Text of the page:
Manuka Honey for Joint Pain, Arthritis, and Inflammation


11 minutes

Essential Takeaways

Arthritis affects about 20% of Americans and is the general name for a group of diseases in the joints. It is best characterised by painful swelling and inflammation which can be short-term and curable, or more chronic and severe.

Manuka honey has anti-inflammatory benefits which can help to ease arthritic pain and speed up the healing process. It has also been found to help joints retain the important cartilage between bones that reduces friction and deterioration.

The best way to take manuka honey for joint pain is raw off the spoon! But we have plenty more creative suggestions for getting your sweet fix while managing your joint pain naturally.

Almost 20% of adults in the US have been diagnosed with arthritis¹.

In fact, arthritis is the leading cause of disability², and affects more women than men¹.

Both arthritis, and joint pain more generally can seriously impact our day to day lives. But we don’t always need medication to manage it.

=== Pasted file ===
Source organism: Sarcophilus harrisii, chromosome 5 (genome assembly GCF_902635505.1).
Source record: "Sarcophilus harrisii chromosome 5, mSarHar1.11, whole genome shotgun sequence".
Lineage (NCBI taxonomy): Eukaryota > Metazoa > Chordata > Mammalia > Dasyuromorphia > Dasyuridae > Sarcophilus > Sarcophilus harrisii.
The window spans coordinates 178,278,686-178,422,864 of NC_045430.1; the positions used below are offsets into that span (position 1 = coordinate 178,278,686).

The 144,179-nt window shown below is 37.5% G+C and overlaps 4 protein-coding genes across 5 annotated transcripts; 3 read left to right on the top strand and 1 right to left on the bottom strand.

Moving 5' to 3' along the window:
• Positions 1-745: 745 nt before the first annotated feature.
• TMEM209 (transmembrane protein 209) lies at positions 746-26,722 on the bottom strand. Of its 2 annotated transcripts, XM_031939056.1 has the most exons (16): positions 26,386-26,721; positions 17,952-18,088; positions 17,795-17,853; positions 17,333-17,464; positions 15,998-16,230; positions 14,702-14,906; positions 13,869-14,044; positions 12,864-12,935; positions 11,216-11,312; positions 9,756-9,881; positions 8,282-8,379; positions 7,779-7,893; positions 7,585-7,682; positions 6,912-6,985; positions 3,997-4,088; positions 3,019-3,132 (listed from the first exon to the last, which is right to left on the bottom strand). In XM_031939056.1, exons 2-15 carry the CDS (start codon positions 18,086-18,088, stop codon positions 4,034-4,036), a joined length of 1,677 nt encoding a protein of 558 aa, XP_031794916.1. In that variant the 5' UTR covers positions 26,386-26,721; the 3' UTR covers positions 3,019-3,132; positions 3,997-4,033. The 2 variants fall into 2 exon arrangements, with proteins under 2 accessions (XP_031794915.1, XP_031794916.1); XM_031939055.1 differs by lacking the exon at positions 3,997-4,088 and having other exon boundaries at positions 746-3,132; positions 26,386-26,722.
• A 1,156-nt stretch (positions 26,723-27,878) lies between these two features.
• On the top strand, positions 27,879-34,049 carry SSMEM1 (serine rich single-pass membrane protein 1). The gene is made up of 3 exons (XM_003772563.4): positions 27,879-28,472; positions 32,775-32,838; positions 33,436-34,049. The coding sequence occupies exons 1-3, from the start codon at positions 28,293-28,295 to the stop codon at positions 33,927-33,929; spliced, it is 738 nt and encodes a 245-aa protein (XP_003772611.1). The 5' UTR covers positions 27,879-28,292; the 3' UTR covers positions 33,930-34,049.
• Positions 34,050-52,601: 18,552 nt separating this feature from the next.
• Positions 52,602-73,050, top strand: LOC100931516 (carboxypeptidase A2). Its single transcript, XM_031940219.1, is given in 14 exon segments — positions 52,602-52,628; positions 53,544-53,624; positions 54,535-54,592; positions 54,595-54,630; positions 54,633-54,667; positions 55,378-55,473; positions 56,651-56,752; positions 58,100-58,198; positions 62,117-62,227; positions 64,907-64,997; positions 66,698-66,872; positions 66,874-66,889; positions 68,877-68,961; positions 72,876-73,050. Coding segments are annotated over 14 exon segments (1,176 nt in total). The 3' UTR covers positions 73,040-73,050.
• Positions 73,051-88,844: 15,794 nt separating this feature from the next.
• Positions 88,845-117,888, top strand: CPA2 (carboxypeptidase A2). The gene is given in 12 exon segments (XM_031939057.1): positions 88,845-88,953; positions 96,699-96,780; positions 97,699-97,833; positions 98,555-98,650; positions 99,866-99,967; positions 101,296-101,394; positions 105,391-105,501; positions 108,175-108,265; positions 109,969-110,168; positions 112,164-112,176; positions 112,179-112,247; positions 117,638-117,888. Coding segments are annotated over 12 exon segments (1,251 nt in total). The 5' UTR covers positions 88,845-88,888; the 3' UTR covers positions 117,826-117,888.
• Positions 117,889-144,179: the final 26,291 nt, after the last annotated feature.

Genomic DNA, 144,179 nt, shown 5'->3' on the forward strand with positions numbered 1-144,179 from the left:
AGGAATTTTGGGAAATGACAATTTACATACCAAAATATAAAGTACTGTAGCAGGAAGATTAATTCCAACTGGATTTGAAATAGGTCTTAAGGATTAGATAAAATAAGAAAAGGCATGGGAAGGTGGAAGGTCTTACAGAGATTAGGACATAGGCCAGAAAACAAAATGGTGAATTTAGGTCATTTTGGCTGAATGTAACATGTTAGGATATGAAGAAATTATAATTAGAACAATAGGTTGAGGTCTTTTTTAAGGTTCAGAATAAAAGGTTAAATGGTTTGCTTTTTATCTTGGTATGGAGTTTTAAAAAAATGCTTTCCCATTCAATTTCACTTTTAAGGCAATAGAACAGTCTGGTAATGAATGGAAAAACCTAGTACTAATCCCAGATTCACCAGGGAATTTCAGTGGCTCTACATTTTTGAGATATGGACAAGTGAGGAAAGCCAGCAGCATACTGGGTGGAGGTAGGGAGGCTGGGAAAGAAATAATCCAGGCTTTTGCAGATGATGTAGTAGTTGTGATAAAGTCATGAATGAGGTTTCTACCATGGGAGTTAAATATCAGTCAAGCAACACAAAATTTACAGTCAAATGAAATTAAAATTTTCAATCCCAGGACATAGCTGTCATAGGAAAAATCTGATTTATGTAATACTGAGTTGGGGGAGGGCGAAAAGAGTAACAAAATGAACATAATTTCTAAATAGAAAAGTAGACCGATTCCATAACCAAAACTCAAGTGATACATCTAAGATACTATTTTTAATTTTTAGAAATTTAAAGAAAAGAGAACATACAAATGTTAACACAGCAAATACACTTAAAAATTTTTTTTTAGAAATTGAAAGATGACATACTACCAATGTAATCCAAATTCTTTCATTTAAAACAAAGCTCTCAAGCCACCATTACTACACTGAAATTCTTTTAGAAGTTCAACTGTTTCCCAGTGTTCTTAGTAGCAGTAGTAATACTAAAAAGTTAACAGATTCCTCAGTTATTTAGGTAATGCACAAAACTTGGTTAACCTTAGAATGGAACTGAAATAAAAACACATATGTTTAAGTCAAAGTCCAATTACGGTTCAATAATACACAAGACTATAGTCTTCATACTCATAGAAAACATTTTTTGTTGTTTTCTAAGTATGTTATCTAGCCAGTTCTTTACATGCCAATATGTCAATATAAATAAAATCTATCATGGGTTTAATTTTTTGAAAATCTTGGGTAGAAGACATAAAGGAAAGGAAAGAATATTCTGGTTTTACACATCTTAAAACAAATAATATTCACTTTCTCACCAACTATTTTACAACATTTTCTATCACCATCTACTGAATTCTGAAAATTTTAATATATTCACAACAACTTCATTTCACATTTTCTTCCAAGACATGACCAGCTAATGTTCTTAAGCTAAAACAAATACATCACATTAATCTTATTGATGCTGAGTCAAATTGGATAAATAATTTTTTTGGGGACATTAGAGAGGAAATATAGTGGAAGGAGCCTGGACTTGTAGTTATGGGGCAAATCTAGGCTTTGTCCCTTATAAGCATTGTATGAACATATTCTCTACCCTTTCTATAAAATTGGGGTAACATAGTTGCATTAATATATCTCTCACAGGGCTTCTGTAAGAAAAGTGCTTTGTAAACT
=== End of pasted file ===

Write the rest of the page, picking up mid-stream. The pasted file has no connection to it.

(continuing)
There are natural alternatives for preventing and managing some types of arthritis.

And with its impressive anti-inflammatory properties, manuka honey is certainly one of them.

In this guide to using honey for joint pain and arthritis:

The Causes and Treatment of Joint Pain and Arthritis

Since bones can’t bend, our joints are what give us mobility, and they’re actually quite complex things.

They are made up of³: 

  • Bones

  • Ligaments which connect the bones

  • Tendons which connect muscle to bones and control the joint movement

  • Cartilage which covers the surface of the bone at a joint to reduce friction

  • Bursae (fluid) which cushions the bones as they meet

  • Synovial membrane which produces a lubricant for the joint

There are a few different kinds of joints which are characterised by whether they move and how.

For example, hinge joints can be found in the elbow and knee and allow one motion, whereas pivot joints are found in the neck for twisting and rotating.

Regardless of the type of joint, people can get pain just about anywhere. This can be caused by things like injury, exercise, stretching, tearing (sprain), and dislocation, which can lead to inflammation³ (which we’ll discuss a bit more later).